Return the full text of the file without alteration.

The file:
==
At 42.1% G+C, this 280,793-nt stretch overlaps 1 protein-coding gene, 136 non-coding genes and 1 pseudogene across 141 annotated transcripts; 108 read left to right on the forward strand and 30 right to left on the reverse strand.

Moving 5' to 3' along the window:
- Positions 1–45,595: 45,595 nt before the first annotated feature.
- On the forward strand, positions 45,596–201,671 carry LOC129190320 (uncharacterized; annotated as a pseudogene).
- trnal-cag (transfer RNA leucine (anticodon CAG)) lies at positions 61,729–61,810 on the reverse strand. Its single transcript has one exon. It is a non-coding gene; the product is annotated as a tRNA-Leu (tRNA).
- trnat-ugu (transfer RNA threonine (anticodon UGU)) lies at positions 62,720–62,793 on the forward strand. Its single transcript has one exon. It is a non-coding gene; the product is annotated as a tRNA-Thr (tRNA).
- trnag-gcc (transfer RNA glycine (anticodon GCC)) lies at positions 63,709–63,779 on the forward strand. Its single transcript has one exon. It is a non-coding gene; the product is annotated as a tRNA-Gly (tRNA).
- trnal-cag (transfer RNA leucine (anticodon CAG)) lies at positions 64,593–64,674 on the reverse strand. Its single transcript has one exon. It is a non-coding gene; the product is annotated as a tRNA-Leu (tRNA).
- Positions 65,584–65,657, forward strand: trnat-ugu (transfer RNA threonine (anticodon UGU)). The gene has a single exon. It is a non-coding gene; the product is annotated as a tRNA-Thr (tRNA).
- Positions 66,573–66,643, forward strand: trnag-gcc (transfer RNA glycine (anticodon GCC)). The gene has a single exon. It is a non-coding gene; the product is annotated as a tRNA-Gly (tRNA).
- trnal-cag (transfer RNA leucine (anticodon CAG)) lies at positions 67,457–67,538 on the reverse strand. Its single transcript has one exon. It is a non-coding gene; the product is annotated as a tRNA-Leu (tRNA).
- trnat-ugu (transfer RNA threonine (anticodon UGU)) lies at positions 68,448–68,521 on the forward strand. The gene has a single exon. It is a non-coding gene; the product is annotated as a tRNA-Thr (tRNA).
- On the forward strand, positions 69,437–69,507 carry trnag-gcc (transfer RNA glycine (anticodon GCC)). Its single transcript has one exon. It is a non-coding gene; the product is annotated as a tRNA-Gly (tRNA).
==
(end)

At 42.1% G+C, this 280,793-nt stretch overlaps 1 protein-coding gene, 136 non-coding genes and 1 pseudogene across 141 annotated transcripts; 108 read left to right on the forward strand and 30 right to left on the reverse strand.

Moving 5' to 3' along the window:
- Positions 1–45,595: 45,595 nt before the first annotated feature.
- On the forward strand, positions 45,596–201,671 carry LOC129190320 (uncharacterized; annotated as a pseudogene).
- trnal-cag (transfer RNA leucine (anticodon CAG)) lies at positions 61,729–61,810 on the reverse strand. Its single transcript has one exon. It is a non-coding gene; the product is annotated as a tRNA-Leu (tRNA).
- trnat-ugu (transfer RNA threonine (anticodon UGU)) lies at positions 62,720–62,793 on the forward strand. Its single transcript has one exon. It is a non-coding gene; the product is annotated as a tRNA-Thr (tRNA).
- trnag-gcc (transfer RNA glycine (anticodon GCC)) lies at positions 63,709–63,779 on the forward strand. Its single transcript has one exon. It is a non-coding gene; the product is annotated as a tRNA-Gly (tRNA).
- trnal-cag (transfer RNA leucine (anticodon CAG)) lies at positions 64,593–64,674 on the reverse strand. Its single transcript has one exon. It is a non-coding gene; the product is annotated as a tRNA-Leu (tRNA).
- Positions 65,584–65,657, forward strand: trnat-ugu (transfer RNA threonine (anticodon UGU)). The gene has a single exon. It is a non-coding gene; the product is annotated as a tRNA-Thr (tRNA).
- Positions 66,573–66,643, forward strand: trnag-gcc (transfer RNA glycine (anticodon GCC)). The gene has a single exon. It is a non-coding gene; the product is annotated as a tRNA-Gly (tRNA).
- trnal-cag (transfer RNA leucine (anticodon CAG)) lies at positions 67,457–67,538 on the reverse strand. Its single transcript has one exon. It is a non-coding gene; the product is annotated as a tRNA-Leu (tRNA).
- trnat-ugu (transfer RNA threonine (anticodon UGU)) lies at positions 68,448–68,521 on the forward strand. The gene has a single exon. It is a non-coding gene; the product is annotated as a tRNA-Thr (tRNA).
- On the forward strand, positions 69,437–69,507 carry trnag-gcc (transfer RNA glycine (anticodon GCC)). Its single transcript has one exon. It is a non-coding gene; the product is annotated as a tRNA-Gly (tRNA).